1. Introduction

Metabolically and physiologically, the body is governed by a number of factors: the environment, foodstuffs, the interrelationship and balance of internal microorganisms, and the emotional and physical issues related to stress, inflammation, and illness. Studies show that certain invasive physical and mental issues, possibly caused by surgery, pathogens, or even harmful environmental factors, can lead the body to overgenerate its immune defences, causing inflammation and oxidative stress.

It is known that intestinal microbes react to the immune condition, physiological state, and metabolic activity of their human hosts and that these factors influence health. Extensive but as of yet inconclusive research has identified that probiotics and certain nutrients can assist in the management of oxidative stress, controlling the production of reactive oxygen species (ROS) and reactive nitrogen species (RNS). Some natural compounds and nutraceuticals control the composition of intestinal microbiota, retarding inflammation and allowing the body’s natural immune system to control metabolic and physiological processes.

The particular processes that lead to the appearance of disease have yet to be established. The influence of nutrition and the environment, which facilitates the control of inflammation, oxidative stress, and microbiome, requires further study.

This special issue was open to submissions for 9 months from May 2018 to March 2019 and focuses on recent findings on the regulation of inflammation, oxidative stress, and microbiome in diseases and the influence of nutrients, probiotics, and the environment on the development of such diseases.

2. Development Mechanisms and Biomarkers of Disease

A. A. Tokmakov et al. focused on the oxidative stress–induced overactivation of Xenopus eggs and studied their biochemical hallmarks. Their study showed that time- and dose-dependent overactivation resulted from high levels of hydrogen peroxide–induced oxidative stress. The overactivated eggs were found to have a decreased volume of soluble cytoplasmic protein content, an accumulated volume of lipofuscin, and depletion of intracellular ATP.

There continues to be a major need for tetanus antitoxin (TAT) in developing and underdeveloped countries. It is a comparatively cheap treatment that is easily administered. Nevertheless, there are questions relating to the production of potent TAT using tetanus toxoid (TT) as an immunogen to elicit an immune response. An immunogenicity study was conducted by R. Yu et al. regarding the involvement of the C fragment of tetanus neurotoxin (TeNT-Hc) in the production of TAT. It was found that TeNT-Hc serves as a totally nontoxic recombinant alternative to TT where liver toxicity is not present, with all of the same benefits, as proven in a lengthy safety study. The results showed that TeNT-Hc was suitable for the production of TAT, either separately or in combination with TT.

Y. Wang et al. investigated the necessity for myeloid-derived suppressor cells (MDSCs) and the nuclear transition factor kappa B (NF-KB) for the protective effects of splenectomy, conducted in a mouse model of ConA-induced liver fibrosis. The results showed that whilst the levels of the M2 macrophage inflammatory factors increased after removal of the spleen, the levels of the M1 macrophages and the volume of macrophages/monocytes decreased. Thus, the operation may promote the polarisation of CD11b+Ly6Chigh MDSCs and limit the level of NF-KB p65-p50 heterodimers, which retard the development of liver fibrosis.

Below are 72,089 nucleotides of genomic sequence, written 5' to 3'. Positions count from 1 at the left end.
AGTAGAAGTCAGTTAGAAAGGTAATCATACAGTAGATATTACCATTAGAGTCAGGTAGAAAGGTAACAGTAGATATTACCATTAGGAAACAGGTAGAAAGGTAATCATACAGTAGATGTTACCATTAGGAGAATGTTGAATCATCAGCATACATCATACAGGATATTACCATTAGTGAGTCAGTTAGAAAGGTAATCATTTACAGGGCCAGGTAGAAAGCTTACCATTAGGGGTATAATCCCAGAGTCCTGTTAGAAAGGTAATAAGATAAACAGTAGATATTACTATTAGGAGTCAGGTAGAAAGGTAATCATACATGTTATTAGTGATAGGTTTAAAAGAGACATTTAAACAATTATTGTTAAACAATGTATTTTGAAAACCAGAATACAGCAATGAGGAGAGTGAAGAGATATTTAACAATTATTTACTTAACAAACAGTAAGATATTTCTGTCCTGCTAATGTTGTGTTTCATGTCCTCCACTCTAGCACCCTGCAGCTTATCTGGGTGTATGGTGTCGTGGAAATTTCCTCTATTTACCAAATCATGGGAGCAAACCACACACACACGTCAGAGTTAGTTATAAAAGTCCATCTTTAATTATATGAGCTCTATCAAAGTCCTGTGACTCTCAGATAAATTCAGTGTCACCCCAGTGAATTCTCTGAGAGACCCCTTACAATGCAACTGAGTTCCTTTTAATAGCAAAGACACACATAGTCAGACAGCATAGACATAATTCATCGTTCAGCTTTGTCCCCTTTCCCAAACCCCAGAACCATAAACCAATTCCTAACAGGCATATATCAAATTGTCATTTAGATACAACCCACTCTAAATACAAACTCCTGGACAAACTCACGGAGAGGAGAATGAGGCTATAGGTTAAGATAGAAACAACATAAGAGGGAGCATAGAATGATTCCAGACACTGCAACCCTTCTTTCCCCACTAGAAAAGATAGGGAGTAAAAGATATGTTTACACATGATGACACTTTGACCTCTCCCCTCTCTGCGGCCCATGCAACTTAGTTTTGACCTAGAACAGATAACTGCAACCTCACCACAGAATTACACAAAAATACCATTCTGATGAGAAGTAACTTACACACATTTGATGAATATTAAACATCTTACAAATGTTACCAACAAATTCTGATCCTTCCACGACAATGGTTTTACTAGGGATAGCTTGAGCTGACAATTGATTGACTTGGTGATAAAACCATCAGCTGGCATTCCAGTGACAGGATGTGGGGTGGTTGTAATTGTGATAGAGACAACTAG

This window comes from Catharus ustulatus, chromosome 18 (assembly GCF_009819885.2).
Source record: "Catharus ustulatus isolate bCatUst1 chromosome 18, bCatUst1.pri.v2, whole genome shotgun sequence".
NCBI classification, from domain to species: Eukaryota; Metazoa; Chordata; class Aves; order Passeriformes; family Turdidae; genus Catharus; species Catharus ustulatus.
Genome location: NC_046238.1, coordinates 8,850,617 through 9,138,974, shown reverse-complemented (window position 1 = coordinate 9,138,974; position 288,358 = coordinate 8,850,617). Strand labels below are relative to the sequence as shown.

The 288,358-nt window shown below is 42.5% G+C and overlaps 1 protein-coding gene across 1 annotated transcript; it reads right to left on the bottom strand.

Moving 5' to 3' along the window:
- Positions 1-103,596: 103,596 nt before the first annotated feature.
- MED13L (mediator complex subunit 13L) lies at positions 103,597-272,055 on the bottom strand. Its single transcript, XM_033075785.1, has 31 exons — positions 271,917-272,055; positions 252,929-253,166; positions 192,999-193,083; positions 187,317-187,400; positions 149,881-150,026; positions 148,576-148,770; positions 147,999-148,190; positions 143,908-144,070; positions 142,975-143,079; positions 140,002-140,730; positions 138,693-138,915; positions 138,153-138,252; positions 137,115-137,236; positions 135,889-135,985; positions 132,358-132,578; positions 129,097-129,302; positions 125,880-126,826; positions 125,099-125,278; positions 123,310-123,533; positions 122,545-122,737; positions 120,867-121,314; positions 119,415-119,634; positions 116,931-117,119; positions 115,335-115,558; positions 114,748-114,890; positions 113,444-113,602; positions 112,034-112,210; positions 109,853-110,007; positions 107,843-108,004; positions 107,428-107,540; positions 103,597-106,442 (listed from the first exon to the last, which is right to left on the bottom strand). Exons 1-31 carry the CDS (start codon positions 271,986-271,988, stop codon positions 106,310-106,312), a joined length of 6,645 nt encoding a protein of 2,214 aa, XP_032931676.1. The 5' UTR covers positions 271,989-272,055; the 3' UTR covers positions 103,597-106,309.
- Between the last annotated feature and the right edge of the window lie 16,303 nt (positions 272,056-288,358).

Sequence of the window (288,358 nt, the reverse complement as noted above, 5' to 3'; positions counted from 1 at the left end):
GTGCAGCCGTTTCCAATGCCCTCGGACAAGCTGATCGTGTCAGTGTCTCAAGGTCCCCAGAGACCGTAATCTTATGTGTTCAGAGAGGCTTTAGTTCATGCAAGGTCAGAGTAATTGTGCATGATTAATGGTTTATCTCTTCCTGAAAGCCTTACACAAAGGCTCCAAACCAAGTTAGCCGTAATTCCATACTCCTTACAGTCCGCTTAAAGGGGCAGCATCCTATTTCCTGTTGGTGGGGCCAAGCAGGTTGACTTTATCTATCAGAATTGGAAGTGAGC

Serum and urinary Cr and Fe levels were investigated by Q. Zhou et al., who studied patients in northeast China with impaired fasting glucose (IFG) and impaired glucose tolerance (IGT) and those with type 1 (T1D) and type 2 (T2D) diabetes. They found that serum creatine (serum cr) level decreased in patients with diabetic retinopathy (DR), nephropathy (DN), and peripheral neuropathy (DPN). The highest level of urinary cr was in T1D samples and was considerably higher than those in T2D groups, with or without complications. The urinary Fe level in T1D increased (P < 0.05). Clearly, a positive link existed between serum Cr and serum Fe in T2D patients, indicating that further studies should establish the possible significance of Fe and Cr in diabetes.

Central nervous system cells are protected by leukemia inhibitory factor (LIF) and leukemia inhibitory factor receptor (Lifr), particularly neurons and myelin-sheath oligodendrocytes, in a state of oxygen-glucose deprivation (OGD). L. Huo et al. conducted a study to establish the significance of Lifr in OGD and the mechanism by which it affects hypoxic-ischemic astrocytes. The aim was to derive more information on the neuroprotective role of Lifr. Their findings established the direction and clinical necessity to determine the suitability of Lifr as a repair treatment for neurological and stroke patients.

It has been made increasingly apparent that osteoarthritis (OA) is caused by the degeneration of chondrocytes. Z. Duan et al. showed that parathyroid hormone-related proteins (PTHrP) are targeted by specific microRNAs (miRNAs), which may also control the proliferation and terminal differentiation of chondrocytes. The study further showed that miR-15a-5p was downregulated in OA chondrocytes and that PTHrP was upregulated therein. From these findings, a negative link was established between miR-15a-5p and PTHrP. The reduction of miR-15a-5p encouraged the growth of chondrocytes and restricted calcium build-up, whereas PTHrP was neutralised by the overexpression of miR-15a-5p. These results further clarify the reasons for OA development and signify that miR-15a-5p may be applicable as a biomarker for OA.